Aspen’s history: 25/50/100 years ago | AspenTimes.com
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Aspen’s history: 25/50/100 years ago

December 1903

Editor’s note: Copies of The Aspen Times from October 1903 until 1911 are missing from the Colorado Historical Society’s archives and the Pitkin County Library’s microfilm reels. In order to continue our journalistic history of Aspen, we will copy excerpts from The Aspen Democrat, the Times’ rival newspaper 100 years ago.

There may not have been lift-served skiing or NHL-sized ice rinks in Aspen 100 years ago, but folks found plenty of ways to enjoy the winter weather. The Aspen Democrat wrote in three separate articles,



It is said the various skating ponds around the city are now in first-class condition owing to the past few nights of intense cold and that numerous young people are taking advantage of the fact and enjoying the exhilarating sport of skating. Last evening a crowd of young people enjoyed a few hours of pleasure on the Little Williams lake. Today a large party of jolly skaters are planning to go up to Stillwater, for an afternoon of fun.

Irving Everett, the proprietor of one of the local livery stables, received a beautiful big two seated sleigh yesterday to be used this winter by small parties. He is now anxiously awaiting the first heavy snow storm so he can match up his two blacks and take the Democrat force out for a cutter ride.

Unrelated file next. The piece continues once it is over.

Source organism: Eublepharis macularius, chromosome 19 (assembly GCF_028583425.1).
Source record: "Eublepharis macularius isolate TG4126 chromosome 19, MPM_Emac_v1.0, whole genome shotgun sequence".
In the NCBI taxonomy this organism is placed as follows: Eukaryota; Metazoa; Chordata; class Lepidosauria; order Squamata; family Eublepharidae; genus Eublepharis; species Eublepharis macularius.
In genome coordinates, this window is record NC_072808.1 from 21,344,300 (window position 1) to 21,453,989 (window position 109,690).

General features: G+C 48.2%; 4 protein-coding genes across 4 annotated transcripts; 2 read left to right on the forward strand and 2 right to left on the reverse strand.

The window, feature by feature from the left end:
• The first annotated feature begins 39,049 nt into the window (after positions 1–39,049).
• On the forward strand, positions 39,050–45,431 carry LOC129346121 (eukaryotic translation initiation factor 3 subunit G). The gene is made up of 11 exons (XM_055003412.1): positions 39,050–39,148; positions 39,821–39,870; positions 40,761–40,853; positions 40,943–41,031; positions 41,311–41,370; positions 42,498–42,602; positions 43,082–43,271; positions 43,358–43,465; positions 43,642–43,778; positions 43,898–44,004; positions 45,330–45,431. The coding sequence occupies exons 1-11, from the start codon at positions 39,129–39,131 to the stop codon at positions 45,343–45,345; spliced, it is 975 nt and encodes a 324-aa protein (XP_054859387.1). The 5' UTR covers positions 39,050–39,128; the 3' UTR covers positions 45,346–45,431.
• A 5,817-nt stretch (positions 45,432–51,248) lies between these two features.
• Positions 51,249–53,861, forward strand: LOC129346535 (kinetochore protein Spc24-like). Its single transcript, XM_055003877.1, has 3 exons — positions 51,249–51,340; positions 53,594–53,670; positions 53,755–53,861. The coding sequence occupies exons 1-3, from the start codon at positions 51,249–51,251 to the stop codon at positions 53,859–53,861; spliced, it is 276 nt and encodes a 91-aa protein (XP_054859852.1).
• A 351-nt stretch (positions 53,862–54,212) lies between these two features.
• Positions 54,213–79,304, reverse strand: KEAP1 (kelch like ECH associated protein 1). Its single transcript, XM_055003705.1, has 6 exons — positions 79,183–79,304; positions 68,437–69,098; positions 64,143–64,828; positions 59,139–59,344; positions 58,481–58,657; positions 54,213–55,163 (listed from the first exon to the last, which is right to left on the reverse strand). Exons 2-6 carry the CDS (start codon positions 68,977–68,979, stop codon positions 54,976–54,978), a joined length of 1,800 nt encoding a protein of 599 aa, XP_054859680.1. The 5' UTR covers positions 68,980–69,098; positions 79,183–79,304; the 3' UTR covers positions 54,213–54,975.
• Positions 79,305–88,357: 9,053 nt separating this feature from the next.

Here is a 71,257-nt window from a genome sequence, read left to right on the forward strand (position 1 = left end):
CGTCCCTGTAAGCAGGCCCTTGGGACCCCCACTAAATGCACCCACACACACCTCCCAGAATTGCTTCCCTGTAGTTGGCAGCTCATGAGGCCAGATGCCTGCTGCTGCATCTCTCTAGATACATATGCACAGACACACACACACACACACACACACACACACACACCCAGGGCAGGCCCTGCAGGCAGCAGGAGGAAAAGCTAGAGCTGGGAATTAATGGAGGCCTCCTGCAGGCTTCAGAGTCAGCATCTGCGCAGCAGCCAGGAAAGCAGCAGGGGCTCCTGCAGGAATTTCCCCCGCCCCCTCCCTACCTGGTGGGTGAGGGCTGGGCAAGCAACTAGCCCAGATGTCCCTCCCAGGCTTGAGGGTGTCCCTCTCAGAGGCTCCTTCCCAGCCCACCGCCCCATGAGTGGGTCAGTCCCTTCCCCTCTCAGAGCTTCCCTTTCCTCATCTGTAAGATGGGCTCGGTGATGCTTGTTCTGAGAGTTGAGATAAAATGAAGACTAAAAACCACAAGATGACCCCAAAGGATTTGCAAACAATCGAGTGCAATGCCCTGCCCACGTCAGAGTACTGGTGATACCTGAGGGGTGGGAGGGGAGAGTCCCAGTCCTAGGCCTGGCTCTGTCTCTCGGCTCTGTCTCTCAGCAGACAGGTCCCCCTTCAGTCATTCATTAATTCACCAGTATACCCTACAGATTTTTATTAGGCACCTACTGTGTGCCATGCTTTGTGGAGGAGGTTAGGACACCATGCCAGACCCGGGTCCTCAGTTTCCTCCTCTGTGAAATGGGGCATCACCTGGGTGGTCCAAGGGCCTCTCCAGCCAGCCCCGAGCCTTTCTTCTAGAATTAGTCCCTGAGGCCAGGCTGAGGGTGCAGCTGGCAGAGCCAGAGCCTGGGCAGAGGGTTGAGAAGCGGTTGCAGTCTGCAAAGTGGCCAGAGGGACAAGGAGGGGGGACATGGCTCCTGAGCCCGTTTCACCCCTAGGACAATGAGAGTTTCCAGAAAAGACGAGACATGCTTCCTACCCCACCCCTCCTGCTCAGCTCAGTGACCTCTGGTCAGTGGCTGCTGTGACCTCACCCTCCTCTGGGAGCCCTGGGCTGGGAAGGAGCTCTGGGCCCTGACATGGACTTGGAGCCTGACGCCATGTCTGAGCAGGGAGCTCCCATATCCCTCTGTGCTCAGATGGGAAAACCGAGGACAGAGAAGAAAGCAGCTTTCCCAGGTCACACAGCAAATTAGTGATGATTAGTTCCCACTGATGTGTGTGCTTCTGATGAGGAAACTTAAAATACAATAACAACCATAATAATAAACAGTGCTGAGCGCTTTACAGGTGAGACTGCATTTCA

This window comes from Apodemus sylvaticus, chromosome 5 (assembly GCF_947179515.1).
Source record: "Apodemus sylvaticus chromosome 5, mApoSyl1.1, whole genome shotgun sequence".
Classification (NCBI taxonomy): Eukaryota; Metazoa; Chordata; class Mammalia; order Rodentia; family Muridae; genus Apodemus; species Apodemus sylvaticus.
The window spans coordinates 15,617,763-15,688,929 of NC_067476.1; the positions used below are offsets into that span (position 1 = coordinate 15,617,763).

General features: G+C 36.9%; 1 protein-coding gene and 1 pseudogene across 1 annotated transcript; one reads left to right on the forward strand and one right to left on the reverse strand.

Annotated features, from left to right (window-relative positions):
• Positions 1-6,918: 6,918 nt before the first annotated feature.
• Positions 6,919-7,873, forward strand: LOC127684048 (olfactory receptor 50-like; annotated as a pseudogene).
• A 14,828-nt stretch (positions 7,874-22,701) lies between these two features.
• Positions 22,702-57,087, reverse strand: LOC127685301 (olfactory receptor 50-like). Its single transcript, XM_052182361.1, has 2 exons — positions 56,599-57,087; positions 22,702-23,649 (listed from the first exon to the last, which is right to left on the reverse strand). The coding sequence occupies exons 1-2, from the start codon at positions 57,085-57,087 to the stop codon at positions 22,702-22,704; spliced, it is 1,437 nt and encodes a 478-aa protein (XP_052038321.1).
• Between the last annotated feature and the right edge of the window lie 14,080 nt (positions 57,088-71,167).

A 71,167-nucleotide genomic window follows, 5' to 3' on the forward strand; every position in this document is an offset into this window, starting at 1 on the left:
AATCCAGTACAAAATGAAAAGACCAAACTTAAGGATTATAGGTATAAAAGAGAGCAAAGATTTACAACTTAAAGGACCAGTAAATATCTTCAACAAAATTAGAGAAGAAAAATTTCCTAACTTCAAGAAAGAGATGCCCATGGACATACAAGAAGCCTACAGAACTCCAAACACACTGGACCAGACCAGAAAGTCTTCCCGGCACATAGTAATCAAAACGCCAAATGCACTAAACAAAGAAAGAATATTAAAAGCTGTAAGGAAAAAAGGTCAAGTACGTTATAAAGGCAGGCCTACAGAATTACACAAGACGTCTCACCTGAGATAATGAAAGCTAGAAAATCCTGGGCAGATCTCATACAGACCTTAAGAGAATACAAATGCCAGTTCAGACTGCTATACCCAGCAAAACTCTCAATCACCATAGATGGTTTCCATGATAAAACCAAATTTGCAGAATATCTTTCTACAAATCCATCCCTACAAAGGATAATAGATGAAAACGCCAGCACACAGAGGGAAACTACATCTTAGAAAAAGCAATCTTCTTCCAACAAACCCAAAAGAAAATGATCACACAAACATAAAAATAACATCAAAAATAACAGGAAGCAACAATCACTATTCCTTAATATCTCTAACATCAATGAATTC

For several days the plumbers have been busily engaged fixing up the main pipes on Main street which were burst during the recent cold snap. This caused a large overflow of water on the street and the young children enjoy themselves skating on the ice. The plumbers say they are swamped with work and are kept busy and on the go all the time.

At last, Aspen’s animal population had someone looking out for their needs.

For some time the humane society of Denver have been in search of a person in Aspen who would act as the agent here, but it seemed impossible to get anyone, although such officer would have been welcomed by many people in the city. However, Mr. Dowdy has been prevailed upon to fill the responsible position and will in the future take a hand in all abuses of animals and other inhuman acts. He will treat all alike and will show no fear or favor.

The newspaper announced the big entertainment news of the day …

Have you heard about the new Victor talking machine down at Morthland’s store. They use the Monarch records with it and they are exceptionally fine ones. You can hear it down there on Saturday evening and every one is welcome.

December 1953

This year the flu is taking its toll on local schoolchildren; 50 years ago it was the chicken pox. The Times wrote,

The Aspen school is right in the middle of a siege of chicken pox, according to Superintendent Elbie Gann. He has stated that it is necessary for students who have been absent because of this disease to have a doctor’s certificate to re-enter school.